Raina hits KKR for six

The victorious Chennai Super Kings team.-PICS: G. P. SAMPATH KUMAR

The southpaw’s 62-ball-109, with eight, long, clean hits over the fence, paved the way for Chennai Super Kings’ second CLT20 triumph and a fourth trophy overall. By Shreedutta Chidananda.

At the halfway stage of the Champions League T20 final, Kolkata Knight Riders might have felt it was in with a great chance of winning the competition. Some 40 minutes into the second innings, those hopes had been blown to smithereens. Suresh Raina dealt out a thrashing so severe that Chennai Super Kings made a target of 181 look singularly mediocre on its way to the title.

In limited-overs cricket, Raina exudes a confidence and a command over his skill that is enthralling. At the M. Chinnaswamy Stadium, the 27-year-old sent the ball soaring over the ropes on eight occasions — most of them long, clean hits — but never appeared to exert himself unduly. His 62-ball-109 paved the way for CSK’s second CLT20 triumph and a fourth trophy overall.

“He has been a talisman batting at No. 3,” coach Stephen Fleming said afterwards. “I must admit that at half-time I thought 180 was a little bit above par. But the way Raina played was a master-class in how to chase down a competitive score.”

Raina had matured over the years, Fleming felt. “He’s gaining experience and he works very hard. Whenever we get together, we talk about his defensive play. The synergy between left-handers is quite important; we talk about the areas where he defends the ball and hits the ball. But he has taken it to a new level. When he is on form and playing like that, he is one of the best players in the world to watch, especially against the spinners. He had some aspects that he wanted to work on and he worked behind the scenes, hard on that. He is a pretty special talent when he is on,” the New Zealander said.

SURESH RAINA... on a rampage.-

To say that KKR missed Sunil Narine is an understatement. The side’s run to the final — and indeed success in the IPL in 2012 and 2014 — had been built on Narine’s ability to smother opponents and restrict them to low scores. At this tournament, he had found allies in young Kuldeep Yadav, Piyush Chawla, Yusuf Pathan and Suryakumar Yadav as KKR throttled its opponents with spin. Until the final, that is.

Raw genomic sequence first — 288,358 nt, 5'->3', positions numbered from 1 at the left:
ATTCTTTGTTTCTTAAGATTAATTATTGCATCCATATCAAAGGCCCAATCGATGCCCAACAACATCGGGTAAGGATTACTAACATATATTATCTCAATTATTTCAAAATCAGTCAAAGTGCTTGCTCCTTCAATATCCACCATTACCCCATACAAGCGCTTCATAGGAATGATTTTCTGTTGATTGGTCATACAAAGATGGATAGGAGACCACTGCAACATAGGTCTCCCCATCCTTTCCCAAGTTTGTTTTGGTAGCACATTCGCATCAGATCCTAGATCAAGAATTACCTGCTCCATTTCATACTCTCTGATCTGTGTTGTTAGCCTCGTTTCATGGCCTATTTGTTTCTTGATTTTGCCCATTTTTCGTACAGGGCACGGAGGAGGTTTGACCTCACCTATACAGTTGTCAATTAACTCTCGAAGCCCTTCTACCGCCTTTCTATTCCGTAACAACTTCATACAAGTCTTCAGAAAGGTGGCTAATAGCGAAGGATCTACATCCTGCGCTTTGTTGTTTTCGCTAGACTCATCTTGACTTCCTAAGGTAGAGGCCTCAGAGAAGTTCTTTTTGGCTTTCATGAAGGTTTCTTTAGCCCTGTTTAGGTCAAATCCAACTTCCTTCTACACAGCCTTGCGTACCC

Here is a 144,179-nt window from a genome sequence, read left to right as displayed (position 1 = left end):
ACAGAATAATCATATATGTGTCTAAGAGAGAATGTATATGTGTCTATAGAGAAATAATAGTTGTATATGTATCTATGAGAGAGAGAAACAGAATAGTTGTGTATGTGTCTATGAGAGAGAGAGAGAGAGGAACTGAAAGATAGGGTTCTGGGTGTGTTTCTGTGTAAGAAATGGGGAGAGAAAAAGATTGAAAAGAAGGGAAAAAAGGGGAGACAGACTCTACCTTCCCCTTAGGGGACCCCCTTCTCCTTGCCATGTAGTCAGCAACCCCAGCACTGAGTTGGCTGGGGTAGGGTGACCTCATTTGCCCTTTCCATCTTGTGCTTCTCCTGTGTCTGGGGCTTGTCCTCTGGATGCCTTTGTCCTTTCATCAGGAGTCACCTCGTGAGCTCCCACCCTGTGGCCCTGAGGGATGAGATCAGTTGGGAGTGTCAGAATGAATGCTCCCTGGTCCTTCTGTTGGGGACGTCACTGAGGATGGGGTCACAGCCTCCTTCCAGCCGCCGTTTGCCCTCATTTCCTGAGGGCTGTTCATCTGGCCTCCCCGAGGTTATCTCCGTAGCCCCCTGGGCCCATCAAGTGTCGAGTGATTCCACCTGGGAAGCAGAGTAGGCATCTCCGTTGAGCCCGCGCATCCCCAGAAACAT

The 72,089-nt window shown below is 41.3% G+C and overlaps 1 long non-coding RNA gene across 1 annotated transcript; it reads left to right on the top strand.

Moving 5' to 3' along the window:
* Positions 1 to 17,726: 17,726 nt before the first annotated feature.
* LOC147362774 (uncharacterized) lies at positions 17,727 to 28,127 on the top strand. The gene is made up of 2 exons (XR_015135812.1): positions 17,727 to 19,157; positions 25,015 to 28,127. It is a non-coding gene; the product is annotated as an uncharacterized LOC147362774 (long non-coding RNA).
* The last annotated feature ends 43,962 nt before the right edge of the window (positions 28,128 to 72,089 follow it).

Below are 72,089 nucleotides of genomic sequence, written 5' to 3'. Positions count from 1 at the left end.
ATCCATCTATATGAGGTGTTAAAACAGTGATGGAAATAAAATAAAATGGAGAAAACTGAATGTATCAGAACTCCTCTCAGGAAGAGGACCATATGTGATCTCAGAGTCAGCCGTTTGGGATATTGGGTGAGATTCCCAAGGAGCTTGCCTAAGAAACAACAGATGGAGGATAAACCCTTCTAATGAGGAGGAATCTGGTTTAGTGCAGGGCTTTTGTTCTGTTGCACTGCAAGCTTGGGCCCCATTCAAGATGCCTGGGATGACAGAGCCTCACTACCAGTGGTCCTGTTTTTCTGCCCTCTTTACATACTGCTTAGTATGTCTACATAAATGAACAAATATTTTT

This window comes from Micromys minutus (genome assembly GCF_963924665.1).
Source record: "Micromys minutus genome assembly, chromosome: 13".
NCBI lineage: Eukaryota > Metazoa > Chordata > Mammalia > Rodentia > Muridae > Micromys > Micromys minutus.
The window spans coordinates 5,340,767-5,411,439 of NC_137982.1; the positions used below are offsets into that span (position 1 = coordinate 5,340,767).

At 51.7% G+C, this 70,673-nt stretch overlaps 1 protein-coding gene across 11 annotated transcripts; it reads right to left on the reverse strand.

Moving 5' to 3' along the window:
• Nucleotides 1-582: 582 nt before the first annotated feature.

With Narine banned — having been reported twice for chucking — KKR was unable to control Raina’s aggression. Kuldeep, who had impressed the selectors enough to earn a first call-up to the Indian side, was torn to shreds.

The chinaman bowler has turned out for India under-19s but is yet to play First Class or List A cricket. He was given a sobering preview of international cricket by Raina, who dumped him thrice beyond the ropes. Kuldeep went for 44 from four overs, Chawla 38 from three, and Pathan 34 from 3.3.

PAWAN NEGI... putting the brakes on KKR.-

KKR captain Gautam Gambhir, whose 80 went in vain, sought to defend his side. “Dew was a massive factor. Their spinners got a lot more purchase than ours. We felt 180 was a good score on that wicket. I’m proud of the way we played today on that pitch. I don’t know if any side will be able to beat our 14-match unbeaten record soon,” he said.

Gambhir refused to blame Narine’s absence for the loss. “Sunil wasn’t there but we still had a lot of belief. Of course he’s an integral part of the side and I’m sure he’ll be back stronger.”

GAUTAM GAMBHIR... his dismissal triggered a collapse.-

That KKR was limited to 180 was down to Pawan Negi’s figures of five for 22, remarkable for a T20 game. “T20 is a format where batsmen take risks against bowlers but there’s no doubt that he did well,” Gambhir said of Negi, his Delhi team-mate in the Vijay Hazare Trophy earlier this year. “The first three overs were good and taking three wickets in that 19th over was a great effort. But the pitch gripped a lot more for their spinners than ours.”

The tournament again highlighted the primacy of the IPL teams in the CLT20. Four out of six editions have now been won by Indian teams, with the last two finals contested only by sides from the country.

This time, three out of the four semifinalists were from the IPL. The IPL also has the largest representation at the competition. With a total prize money of USD 6 million, the CLT20 is, in its own words, “the most lucrative T20 club cricket tournament in the world, designed to benefit domestic clubs.”

The dominance of the IPL teams is partly due to four editions being hosted in India, but that is not the only factor. The tournament, which has not exactly set the public pulse racing, risks fading into irrelevance if the non-IPL teams are reduced to also-rans. This is not to blame the IPL franchisees — for it is no fault of theirs — but the CLT20 ought to look at itself if it is to attract sustained interest.